Rev. Al Sharpton On Romney’s Job Creation Woes: ‘Rabbit Hunting Ain’t Fun When The Rabbit Got The Gun’


On Wednesday, the folks at Morning Joe collectively weighed in on how Mitt Romney‘s experience and record — both as a businessman at Bain and as the former Governor of Massachusetts — will impact his chances of landing the presidency. MSNBC’s Chuck Todd offered an explanation for why President Obama’s re-election campaign is “trying so hard” to disqualify Romney’s business background. Voters, he said, “initially believe the best in the businessman when it comes to certain things on economic issues, which is why they are trying to redefine his background on their terms.”

Host Joe Scarborough added that exists a “halo effect” on businesspeople, cautioning that “CEOs usually don’t make good candidates, and a lot of times don’t make good governors or presidents.”

RELATED: Jay Carney Explains Why It’s Not Hypocrisy For President Obama To Attack Romney’s Bain Record

Panelist and MSNBC host Al Sharpton offered his take on the matter:

See, one of the things that I think that the Romney campaign is making is saying an attack on them is an attack on business, and that gives you the opportunity to go in and show the difference between him and business. And if you are such a great businessman, if your CEO background makes you qualified to do all of this in government, then why do you do it as Governor of Massachusetts when you were number 47 in job creation out of 50 states? So I think that, you know, it’s going to come down to a — since he put this out there, “I’m a businessman, I can do this.” Well, show us where you did it. What companies created jobs? Why didn’t you create jobs as Governor of Massachusetts? He’s had a one-way narrative. Now that everybody is firing back, it’s different. Rabbit hunting ain’t fun when the rabbit got the gun.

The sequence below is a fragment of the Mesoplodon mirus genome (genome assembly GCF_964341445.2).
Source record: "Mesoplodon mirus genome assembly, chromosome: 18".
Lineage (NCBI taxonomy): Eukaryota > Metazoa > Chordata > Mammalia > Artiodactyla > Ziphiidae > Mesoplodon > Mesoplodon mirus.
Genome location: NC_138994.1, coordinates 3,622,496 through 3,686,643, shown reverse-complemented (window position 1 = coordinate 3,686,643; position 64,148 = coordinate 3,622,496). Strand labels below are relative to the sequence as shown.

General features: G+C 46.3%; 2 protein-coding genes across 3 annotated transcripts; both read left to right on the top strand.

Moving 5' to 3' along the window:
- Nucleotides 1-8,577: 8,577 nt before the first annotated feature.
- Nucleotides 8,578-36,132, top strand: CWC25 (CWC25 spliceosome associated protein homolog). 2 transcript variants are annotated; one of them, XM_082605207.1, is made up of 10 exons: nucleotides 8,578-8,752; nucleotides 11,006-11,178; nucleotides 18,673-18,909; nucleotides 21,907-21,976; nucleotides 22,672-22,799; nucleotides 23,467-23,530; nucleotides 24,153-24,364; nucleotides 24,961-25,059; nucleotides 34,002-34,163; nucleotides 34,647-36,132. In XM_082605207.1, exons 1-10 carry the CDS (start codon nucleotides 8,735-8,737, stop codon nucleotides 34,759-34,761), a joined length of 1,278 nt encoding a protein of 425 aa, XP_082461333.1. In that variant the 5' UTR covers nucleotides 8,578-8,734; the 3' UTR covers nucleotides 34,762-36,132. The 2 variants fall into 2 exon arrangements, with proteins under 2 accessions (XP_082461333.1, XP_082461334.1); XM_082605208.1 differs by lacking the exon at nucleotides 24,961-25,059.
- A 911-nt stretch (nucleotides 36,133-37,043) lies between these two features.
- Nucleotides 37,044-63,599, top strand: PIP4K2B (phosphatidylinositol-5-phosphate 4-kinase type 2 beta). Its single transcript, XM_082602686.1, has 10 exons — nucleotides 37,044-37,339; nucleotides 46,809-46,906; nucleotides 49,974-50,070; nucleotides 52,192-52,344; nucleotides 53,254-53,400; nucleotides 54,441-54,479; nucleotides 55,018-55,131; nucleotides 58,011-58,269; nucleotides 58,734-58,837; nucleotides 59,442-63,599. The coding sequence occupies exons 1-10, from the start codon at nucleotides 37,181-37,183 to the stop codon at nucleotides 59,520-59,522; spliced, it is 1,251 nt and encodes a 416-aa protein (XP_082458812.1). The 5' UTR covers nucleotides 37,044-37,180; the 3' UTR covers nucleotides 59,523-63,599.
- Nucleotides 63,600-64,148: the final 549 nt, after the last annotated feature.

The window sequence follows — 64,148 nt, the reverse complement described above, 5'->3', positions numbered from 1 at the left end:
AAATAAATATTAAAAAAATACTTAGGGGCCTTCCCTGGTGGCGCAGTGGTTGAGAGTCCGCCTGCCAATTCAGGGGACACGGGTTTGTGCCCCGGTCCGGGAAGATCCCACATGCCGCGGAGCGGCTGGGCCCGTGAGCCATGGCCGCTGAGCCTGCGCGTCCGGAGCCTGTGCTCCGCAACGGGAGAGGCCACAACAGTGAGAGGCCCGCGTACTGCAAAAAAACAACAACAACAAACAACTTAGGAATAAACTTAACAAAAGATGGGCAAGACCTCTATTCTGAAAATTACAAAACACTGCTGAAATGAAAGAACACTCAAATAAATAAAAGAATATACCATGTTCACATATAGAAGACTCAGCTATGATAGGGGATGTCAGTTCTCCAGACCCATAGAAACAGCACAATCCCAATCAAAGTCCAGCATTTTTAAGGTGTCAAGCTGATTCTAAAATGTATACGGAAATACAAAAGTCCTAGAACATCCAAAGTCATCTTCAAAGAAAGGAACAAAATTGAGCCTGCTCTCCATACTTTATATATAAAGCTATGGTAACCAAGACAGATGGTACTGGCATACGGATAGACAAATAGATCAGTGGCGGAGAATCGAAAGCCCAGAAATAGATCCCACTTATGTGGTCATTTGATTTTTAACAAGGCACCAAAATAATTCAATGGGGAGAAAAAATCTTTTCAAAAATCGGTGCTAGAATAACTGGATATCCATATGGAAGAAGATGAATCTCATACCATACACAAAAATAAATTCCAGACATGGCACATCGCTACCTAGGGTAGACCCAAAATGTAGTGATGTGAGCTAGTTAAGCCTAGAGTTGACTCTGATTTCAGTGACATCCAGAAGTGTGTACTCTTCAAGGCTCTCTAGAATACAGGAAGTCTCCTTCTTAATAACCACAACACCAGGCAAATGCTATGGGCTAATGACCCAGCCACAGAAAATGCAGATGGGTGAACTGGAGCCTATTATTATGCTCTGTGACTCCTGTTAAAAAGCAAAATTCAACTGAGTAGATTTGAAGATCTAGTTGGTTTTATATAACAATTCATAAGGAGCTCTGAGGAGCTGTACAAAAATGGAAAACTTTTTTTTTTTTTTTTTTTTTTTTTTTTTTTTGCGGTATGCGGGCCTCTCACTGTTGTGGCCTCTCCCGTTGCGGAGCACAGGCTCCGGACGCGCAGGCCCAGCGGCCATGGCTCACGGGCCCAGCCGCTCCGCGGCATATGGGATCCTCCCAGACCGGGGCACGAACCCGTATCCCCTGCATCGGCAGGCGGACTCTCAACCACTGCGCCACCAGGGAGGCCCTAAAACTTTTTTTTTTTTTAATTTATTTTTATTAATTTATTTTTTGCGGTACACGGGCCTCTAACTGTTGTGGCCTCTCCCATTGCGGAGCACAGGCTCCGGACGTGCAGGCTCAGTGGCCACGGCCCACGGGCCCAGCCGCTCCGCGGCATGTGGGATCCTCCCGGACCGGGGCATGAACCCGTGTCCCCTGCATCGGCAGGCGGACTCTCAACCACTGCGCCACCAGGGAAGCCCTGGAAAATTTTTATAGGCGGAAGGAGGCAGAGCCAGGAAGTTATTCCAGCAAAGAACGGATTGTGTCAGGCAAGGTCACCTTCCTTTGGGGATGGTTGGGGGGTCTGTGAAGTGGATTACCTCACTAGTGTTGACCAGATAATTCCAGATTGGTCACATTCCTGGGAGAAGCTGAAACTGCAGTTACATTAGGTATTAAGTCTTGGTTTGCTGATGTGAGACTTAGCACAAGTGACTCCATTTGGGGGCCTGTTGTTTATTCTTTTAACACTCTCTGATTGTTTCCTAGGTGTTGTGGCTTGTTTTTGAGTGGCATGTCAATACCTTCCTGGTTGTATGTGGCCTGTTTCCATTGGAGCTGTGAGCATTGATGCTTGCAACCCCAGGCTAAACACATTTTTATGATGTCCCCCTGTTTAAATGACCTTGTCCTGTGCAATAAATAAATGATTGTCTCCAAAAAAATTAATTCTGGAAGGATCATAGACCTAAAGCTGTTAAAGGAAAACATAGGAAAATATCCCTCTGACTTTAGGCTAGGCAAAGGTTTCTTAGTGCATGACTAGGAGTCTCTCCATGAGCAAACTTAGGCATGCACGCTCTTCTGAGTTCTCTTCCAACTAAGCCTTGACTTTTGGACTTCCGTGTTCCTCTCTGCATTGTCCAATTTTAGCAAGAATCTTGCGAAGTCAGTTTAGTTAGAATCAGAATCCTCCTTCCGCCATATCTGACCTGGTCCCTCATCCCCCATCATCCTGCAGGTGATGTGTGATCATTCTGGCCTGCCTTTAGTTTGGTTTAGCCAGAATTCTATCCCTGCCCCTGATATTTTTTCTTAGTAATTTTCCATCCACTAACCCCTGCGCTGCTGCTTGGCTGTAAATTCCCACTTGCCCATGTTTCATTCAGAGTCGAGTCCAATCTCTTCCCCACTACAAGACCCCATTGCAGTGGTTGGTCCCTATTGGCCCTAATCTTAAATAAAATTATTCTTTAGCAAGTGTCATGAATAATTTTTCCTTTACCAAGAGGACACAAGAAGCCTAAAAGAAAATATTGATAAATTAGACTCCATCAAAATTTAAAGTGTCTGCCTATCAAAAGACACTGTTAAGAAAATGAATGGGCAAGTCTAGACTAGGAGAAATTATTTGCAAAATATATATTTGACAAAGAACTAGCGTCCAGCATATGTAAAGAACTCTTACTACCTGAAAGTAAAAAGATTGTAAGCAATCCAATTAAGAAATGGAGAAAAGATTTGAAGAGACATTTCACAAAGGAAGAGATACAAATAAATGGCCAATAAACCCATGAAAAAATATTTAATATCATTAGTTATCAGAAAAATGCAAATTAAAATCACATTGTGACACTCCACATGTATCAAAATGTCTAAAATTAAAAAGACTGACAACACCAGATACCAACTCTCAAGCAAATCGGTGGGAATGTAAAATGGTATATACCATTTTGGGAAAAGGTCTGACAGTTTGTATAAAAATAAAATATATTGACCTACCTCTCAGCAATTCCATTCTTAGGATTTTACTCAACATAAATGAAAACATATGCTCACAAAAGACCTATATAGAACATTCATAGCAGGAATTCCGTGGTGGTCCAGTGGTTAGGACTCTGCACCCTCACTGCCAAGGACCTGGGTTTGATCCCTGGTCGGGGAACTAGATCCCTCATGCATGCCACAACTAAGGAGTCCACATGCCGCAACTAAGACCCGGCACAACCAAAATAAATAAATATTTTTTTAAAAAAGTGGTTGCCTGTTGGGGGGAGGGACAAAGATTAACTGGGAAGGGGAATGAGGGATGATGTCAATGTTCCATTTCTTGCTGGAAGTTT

“What does that have to with blueberry pie?” asked Todd, referring, of course, to MSNBC’s most memorable promo ad. “Is that how they get the blueberry pie?”

Panelist Mike Barnicle then noted that, when campaigning, perception is often more important than reality, and this is true today for voters. “You’ve got the perpetual unemployment for a lot of people over the age of 50,” he explained. “You’ve got what happened with JP Morgan just recently. — I’m not saying it’s bad — And you’ve got what happened today in the papers. You know, did Morgan Stanley cook the books, you know, and tell insiders about Facebook? All of that is out there as perception. People are sitting and saying, you know, ‘I don’t want a big business guy. I don’t want a big business guy. They’re different.'”

Scarborough agreed, but added that

Have a look at their conversation, via MSNBC:

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